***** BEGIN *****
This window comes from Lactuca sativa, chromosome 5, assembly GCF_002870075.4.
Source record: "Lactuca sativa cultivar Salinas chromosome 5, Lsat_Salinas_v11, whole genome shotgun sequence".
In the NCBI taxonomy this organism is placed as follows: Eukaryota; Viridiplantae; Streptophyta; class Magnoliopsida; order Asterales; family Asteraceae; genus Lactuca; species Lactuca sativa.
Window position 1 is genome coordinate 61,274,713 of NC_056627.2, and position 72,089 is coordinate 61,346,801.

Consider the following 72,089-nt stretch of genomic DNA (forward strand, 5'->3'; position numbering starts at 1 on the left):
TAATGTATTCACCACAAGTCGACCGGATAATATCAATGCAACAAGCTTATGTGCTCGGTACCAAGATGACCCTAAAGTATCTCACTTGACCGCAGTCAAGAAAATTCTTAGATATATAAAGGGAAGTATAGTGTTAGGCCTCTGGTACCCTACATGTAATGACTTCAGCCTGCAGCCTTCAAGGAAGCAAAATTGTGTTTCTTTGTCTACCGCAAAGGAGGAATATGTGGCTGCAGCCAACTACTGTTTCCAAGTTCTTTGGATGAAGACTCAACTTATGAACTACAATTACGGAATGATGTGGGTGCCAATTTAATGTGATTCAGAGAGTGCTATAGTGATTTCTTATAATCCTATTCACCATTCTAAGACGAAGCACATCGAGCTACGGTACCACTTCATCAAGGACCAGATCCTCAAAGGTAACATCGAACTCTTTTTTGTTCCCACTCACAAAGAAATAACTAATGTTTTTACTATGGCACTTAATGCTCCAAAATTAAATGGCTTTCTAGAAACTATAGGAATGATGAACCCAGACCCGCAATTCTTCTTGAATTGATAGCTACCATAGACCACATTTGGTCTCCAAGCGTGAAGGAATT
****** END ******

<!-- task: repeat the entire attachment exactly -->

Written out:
This window comes from Lactuca sativa, chromosome 5, assembly GCF_002870075.4.
Source record: "Lactuca sativa cultivar Salinas chromosome 5, Lsat_Salinas_v11, whole genome shotgun sequence".
In the NCBI taxonomy this organism is placed as follows: Eukaryota; Viridiplantae; Streptophyta; class Magnoliopsida; order Asterales; family Asteraceae; genus Lactuca; species Lactuca sativa.
Window position 1 is genome coordinate 61,274,713 of NC_056627.2, and position 72,089 is coordinate 61,346,801.

Consider the following 72,089-nt stretch of genomic DNA (forward strand, 5'->3'; position numbering starts at 1 on the left):
TAATGTATTCACCACAAGTCGACCGGATAATATCAATGCAACAAGCTTATGTGCTCGGTACCAAGATGACCCTAAAGTATCTCACTTGACCGCAGTCAAGAAAATTCTTAGATATATAAAGGGAAGTATAGTGTTAGGCCTCTGGTACCCTACATGTAATGACTTCAGCCTGCAGCCTTCAAGGAAGCAAAATTGTGTTTCTTTGTCTACCGCAAAGGAGGAATATGTGGCTGCAGCCAACTACTGTTTCCAAGTTCTTTGGATGAAGACTCAACTTATGAACTACAATTACGGAATGATGTGGGTGCCAATTTAATGTGATTCAGAGAGTGCTATAGTGATTTCTTATAATCCTATTCACCATTCTAAGACGAAGCACATCGAGCTACGGTACCACTTCATCAAGGACCAGATCCTCAAAGGTAACATCGAACTCTTTTTTGTTCCCACTCACAAAGAAATAACTAATGTTTTTACTATGGCACTTAATGCTCCAAAATTAAATGGCTTTCTAGAAACTATAGGAATGATGAACCCAGACCCGCAATTCTTCTTGAATTGATAGCTACCATAGACCACATTTGGTCTCCAAGCGTGAAGGAATT